Tiny Tim

Tiny Tim, Los Angeles, 1968

Baron will make one stop in Los Angeles on the Cosmic World Book Tour on July 14th. Hosted by the Duncan Miller Projects Gallery, Baron will be signing copies of the Rolling Stone Years book.

The book is packed with personal stories. We’re sharing snippets here to encourage you to buy it!  “I was worried about how this session might turn out. Tiny was a mercurial eccentric, as eccentric as Zappa but in a different way, so we had to figure out a way to put him at ease; you don’t put Tiny at ease the way you put somebody else at ease, right? So we bought a bouquet of daisies and said, ‘Tiny this is for you,’ and he went crazy, he held them to his chest and he kept smiling and thanking us, smiling and thanking.”

Rock Art Show

Hell’s Angels en route to the Altamont Speedway, Livermore, CA, 1969

The Cosmic Book Tour continues in Cleveland, Ohio. July 8 – 10 Baron will be at the Legacy Village in Lyndhurst, signing copies of his new book in conjunction with the dudes at Rock Art Show and local station Majic 105.7. However you can get there, get there if you can!

Every Picture Tells A Story

Rolling Stone Magazine’s Special Summer Double Issue is now on newsstands. “New book from mag’s first chief photog reveals the height of Sixties rock” features two pages of tales and photos.

The article will be on rollingstone.com soon. Remember, you can order a limited edition of the book now, with the regular copy available to pre-order. Just see our ‘Buy now‘ section!

Grace Slick

Grace Slick, San Francisco, 1968

Times do change – “I asked Grace to pose for me in her Girl Scout vest. From that session I got one particularly perfect, really cool photo of her, one that years later, when she started painting, she used as the basis for one of her canvases as well as her website logo.”

Jimi Hendrix

Jimi Hendrix, Fillmore Auditorium, San Francisco, 1968

“We interviewed him before the concert. He was so quiet!”

Jimi was one of Baron’s absolute favorites to photograph. He always dressed well, he was so photogenic, he was an incredible performer… Read more about shooting Jimi and how Baron sees the music in the new book “The Rolling Stone Years”. “You’d have to work really hard to take a bad picture of Jimi.”

Janis Joplin

Janis Joplin at home, San Francisco, 1967

This is one of my favourite quotes from the book. I can picture Baron having these conversations:

“People are always coming up to me, “Can I talk to you privately; I bet you have some great stories about what went on in those days?” I say, “Yeah I do,” and they say, “Well, what went on?” and I answer, “What do you think went on?” And they come back, “Yeah, yeah,” and I say, “Yeah!” I mean what do I tell them, that people were smoking pot? Of course they were smoking pot. That they were backstage making out? Of course they were. Did I see anybody destroy hotel rooms? No, and so what if they did, so what if I had seen it, what is there to see that I could tell them that they don’t already know? One question that is continually repeated is, “Hey, can I talk to you privately, tell me – it won’t go any further, just for me – did you sleep with Janis Joplin, just tell me, did you sleep with Janis Joplin?” And I always answer, “Well what do you think?” I either say it like this – “What do you think?” or “What do you think?” And they say, “Oh, man, thank you, thanks, I appreciate that, it means a lot to me.” I let them use their imagination; I never say anything more, never go beyond that response! Never did and never will.”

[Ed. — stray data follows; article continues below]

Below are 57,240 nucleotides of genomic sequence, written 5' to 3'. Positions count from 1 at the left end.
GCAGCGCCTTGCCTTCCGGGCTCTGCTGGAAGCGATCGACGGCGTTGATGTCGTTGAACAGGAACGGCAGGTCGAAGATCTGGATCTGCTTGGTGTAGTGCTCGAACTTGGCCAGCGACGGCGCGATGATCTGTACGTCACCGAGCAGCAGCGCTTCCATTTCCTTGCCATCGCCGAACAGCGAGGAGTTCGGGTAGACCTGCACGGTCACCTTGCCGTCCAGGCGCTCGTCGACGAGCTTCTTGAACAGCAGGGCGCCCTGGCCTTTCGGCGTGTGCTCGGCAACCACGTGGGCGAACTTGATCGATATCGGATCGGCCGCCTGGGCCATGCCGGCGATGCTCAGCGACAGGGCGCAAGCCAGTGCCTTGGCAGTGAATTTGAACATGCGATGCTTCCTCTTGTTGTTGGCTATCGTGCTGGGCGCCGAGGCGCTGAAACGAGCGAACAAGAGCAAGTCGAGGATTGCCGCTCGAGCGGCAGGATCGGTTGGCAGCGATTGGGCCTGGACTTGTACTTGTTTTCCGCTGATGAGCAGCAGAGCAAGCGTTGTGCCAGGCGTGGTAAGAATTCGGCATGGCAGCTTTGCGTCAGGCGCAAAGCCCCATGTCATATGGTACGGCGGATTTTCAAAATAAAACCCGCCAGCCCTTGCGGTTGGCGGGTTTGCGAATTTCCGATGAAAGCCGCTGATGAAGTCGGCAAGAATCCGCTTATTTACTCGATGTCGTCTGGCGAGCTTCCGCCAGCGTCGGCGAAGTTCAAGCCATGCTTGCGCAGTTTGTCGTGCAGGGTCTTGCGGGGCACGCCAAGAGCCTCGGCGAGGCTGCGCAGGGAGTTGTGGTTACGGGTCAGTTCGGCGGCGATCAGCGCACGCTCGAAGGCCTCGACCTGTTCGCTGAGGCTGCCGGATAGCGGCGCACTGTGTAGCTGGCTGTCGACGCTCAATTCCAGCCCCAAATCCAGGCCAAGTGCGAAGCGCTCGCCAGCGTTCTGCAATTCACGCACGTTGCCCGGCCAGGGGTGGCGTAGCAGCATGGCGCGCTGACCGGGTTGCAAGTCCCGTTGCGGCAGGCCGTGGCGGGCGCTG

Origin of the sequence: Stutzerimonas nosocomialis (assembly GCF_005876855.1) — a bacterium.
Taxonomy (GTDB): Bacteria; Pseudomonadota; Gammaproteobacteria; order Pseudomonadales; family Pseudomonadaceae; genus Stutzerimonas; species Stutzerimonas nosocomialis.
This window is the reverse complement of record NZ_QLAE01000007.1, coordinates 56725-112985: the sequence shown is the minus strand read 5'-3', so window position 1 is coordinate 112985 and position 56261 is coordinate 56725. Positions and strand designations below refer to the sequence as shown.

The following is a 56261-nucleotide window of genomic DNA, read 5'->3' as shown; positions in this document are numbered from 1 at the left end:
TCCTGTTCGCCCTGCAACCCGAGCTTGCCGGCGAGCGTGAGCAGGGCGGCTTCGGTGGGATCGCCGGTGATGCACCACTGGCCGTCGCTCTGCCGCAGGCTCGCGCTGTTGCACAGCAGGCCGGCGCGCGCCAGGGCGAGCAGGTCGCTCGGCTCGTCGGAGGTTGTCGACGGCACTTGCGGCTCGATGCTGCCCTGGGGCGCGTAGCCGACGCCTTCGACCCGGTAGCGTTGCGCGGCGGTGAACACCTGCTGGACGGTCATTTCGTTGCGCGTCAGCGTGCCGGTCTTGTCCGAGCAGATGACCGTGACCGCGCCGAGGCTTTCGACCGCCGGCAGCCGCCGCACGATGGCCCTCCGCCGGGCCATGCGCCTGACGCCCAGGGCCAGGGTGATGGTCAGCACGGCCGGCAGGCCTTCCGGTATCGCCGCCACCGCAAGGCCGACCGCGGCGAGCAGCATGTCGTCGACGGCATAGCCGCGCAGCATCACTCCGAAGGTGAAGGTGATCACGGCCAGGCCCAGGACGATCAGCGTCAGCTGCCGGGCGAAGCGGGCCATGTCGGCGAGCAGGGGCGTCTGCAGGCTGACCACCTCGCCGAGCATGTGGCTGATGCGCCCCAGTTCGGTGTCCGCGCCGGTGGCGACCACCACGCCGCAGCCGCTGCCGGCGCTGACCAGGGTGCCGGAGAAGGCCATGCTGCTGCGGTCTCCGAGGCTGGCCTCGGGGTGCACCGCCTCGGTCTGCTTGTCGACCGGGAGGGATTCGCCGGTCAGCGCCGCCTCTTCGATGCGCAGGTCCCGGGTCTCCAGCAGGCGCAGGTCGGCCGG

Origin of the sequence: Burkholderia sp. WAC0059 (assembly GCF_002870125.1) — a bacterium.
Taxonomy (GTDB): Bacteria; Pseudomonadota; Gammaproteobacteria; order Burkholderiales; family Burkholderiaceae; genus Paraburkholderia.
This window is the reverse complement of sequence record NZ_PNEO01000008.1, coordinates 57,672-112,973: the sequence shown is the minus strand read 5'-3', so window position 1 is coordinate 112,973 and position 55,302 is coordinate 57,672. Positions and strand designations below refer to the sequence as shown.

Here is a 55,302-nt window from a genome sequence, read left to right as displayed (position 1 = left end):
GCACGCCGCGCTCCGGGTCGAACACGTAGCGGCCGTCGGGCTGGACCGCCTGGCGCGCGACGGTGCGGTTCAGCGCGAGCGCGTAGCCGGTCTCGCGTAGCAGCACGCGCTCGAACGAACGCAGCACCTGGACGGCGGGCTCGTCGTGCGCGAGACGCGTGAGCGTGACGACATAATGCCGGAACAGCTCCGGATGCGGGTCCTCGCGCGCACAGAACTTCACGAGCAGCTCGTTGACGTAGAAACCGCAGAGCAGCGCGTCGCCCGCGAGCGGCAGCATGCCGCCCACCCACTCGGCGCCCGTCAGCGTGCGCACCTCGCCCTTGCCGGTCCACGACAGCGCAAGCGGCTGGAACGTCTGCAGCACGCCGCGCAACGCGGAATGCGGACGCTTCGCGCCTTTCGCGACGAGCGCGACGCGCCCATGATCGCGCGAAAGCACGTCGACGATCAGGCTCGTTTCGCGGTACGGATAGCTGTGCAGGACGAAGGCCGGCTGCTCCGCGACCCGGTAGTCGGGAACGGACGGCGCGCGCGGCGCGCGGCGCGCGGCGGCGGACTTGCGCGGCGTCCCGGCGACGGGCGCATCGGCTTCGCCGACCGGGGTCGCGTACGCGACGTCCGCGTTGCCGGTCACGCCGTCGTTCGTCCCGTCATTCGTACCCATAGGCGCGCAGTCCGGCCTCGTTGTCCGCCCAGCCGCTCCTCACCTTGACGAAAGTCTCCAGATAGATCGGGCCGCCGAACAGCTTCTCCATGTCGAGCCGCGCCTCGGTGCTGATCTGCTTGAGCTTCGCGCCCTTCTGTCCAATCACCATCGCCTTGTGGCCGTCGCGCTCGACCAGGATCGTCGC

Mick Jagger and Anita Pallenberg

Mick Jagger and Anita Pallenberg on the set of Performance, London, 1968

It’s not fair. Really. Whilst complaining that he missed out by not getting a chance to live in Swinging Sixties London, Baron blithely explains how “…after The Who finished work in the studio Pete (Townshend) invited us for dinner and later decided we should go over to the film set in which Mick Jagger was shooting his new movie, ‘Performance’… The relationships were all a little complex; Anita was Keith’s girlfriend who had been with Brian Jones before and was now in a movie doing love scenes with Mick.”

Sigh.

Every Picture Tells A Story

Photographing Jann Wenner, San Francisco, 1968

“Every Picture Tells A Story – Baron Wolman, The Rolling Stone Years.” Its 176 pages are filled with photos and text. Some of the photos have never been seen; none of the words have ever been read – other than by me and the editors, of course. It’s a picture book with text, the stories behind the photos. For years I’ve been asked to talk about the photos, how they came to be, what happened on assignment at the various shoots. This book will answer those questions and more. I and my camera were fortunate to be around at a seminal time in the history of our country and the music business. The book is my “thank you” for the privilege.